The Aggregate Effect of INDCs
In preparation for the development of a new global climate agreement at COP21, the United Nations Convention on Climate Change (UNFCC) undertook a synthesis effort to understand the aggregate effect of Intended Nationally Determined Contributions (INDCs) – climate action plans submitted by countries worldwide to set out their commitments to reducing emissions beyond 2020. International Social Science Council (ISSC) World Social Science Fellow Fabiola S. Sosa-Rodriguez takes a closer look at whether the promises stack up.
On December 1 during COP21, I attended a session presenting the UNFCC’s synthesis report. The report itself was an impressive undertaking – it synthesized the aggregate effect of the 119 Intended Nationally Determined Contributions (INDCs) that 147 parties had communicated by October 2015. These parties contributed 86% of global greenhouse gas emissions in 2010.
However, at the time of the meeting, 157 INDCs had been received from 184 countries, covering 94% of the global emissions in the same year. As such, the initial results presented did not give the full picture of what member nations have promised.
The aggregate greenhouse gas emission levels in 2025 and 2030 resulting from the implementation of the INDCs were estimated and compared with global emission levels in 1990, 2000 and 2010. The report also considered whether the resulting emissions would drive the average global temperature more than 2 °C above pre-industrial levels.
The INDCs were diverse, covering different time frames. Nevertheless, most of the countries reported their actions up to 2030. Fewer included actions for the medium term (2040 or 2050).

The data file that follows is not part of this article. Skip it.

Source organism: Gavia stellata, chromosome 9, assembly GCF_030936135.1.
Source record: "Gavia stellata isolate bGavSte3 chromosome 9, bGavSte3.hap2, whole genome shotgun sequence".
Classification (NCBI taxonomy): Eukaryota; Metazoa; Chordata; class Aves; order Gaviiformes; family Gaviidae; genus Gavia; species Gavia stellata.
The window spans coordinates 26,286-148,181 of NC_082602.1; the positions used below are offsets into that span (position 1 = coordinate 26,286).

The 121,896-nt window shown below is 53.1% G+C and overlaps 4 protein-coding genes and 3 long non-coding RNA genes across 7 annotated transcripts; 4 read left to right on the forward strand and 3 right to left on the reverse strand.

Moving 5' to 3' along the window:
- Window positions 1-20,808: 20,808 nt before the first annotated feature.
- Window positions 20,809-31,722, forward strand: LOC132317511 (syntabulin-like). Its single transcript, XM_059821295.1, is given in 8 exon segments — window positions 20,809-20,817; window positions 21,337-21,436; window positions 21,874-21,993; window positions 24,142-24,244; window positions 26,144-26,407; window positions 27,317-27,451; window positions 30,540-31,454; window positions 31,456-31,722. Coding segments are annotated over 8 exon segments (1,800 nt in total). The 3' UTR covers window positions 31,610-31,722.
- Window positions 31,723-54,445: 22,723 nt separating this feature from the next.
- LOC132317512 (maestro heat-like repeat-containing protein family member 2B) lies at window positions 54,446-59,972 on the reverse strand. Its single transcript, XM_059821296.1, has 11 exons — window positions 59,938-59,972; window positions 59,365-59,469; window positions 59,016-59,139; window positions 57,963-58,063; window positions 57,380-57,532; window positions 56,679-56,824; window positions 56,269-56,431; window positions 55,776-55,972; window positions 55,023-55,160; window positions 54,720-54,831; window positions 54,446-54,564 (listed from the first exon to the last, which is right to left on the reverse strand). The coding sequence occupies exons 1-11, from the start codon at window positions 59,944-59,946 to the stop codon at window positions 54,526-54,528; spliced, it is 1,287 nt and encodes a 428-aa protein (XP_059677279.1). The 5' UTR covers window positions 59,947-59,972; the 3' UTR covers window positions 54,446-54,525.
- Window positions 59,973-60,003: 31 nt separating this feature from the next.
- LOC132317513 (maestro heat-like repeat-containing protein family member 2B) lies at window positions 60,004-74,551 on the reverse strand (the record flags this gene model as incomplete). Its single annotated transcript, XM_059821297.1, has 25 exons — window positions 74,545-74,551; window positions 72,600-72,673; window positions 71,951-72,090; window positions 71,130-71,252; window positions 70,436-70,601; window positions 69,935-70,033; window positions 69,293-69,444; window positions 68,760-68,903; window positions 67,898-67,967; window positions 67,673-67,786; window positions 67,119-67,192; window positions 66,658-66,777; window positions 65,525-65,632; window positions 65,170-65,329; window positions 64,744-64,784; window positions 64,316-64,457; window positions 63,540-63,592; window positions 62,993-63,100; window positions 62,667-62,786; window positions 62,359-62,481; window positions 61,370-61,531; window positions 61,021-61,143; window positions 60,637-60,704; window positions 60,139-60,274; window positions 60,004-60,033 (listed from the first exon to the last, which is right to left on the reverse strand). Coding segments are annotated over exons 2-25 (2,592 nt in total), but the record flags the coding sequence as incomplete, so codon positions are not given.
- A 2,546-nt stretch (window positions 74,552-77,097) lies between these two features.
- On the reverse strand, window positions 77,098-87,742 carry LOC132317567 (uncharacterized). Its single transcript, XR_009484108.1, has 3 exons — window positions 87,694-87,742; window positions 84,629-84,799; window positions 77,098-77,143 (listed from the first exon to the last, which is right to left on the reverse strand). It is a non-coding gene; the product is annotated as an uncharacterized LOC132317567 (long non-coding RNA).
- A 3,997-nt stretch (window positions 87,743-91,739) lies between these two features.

Based on scenarios in the IPCC AR5, the estimated aggregate emissions levels from the INDCs do not fall within least-cost emissions 2⁰C scenarios by 2025 and 2030. That is to say, by the year 2025 or 2030, the efforts included in the INDCs will not have made a big enough difference for us to be certain that the temperature won’t rise above 2⁰C by the end of this century. Whether or not that target is reached strongly depends on actions taken after 2030, including whether new technologies that enable us to take carbon out of the atmosphere are available.
However, based on scenarios built using the IPCC database on historical emissions, the INDCs still leave a possibility of remaining below 2°C over the course of the 21st century. For a “likely” (66%) or higher probability of this happening, far greater emissions reduction rates and costs will be needed than those outlined in the INDCs.
To have the best chance of remaining below 2°C, it will be most effective to implement the actions outlined in the INDCs immediately. Given that greenhouse gases remain in the atmosphere a long time, maintaining high emissions over the short-term will mean that even greater reductions in emissions will be required over the longer term to meet international goals. If parties decide to wait, slowing the increase in temperature will be more difficult and more costly.
Fabiola S. Sosa-Rodriguez is a teacher and researcher at the Autonomous Metropolitan University (UAM), Mexico. She investigates how people around the world perceive and respond to risks, such as those from climate change. This story also ran on the blog of the International Social Science Council. You can see more of Future Earth's coverage of the INDCs here.
DATEMarch 24, 2016
AUTHORFabiola S. Sosa-Rodriguez
SHARE WITH YOUR NETWORK
The Green Energy Surge Still Isn’t Enough for 1.5 degrees. We’ll Have to Overshoot, Adapt and Soak Up Carbon Dioxide
Unmasking our Carbon and Climate Futures
International Day of Clean Air for Blue Skies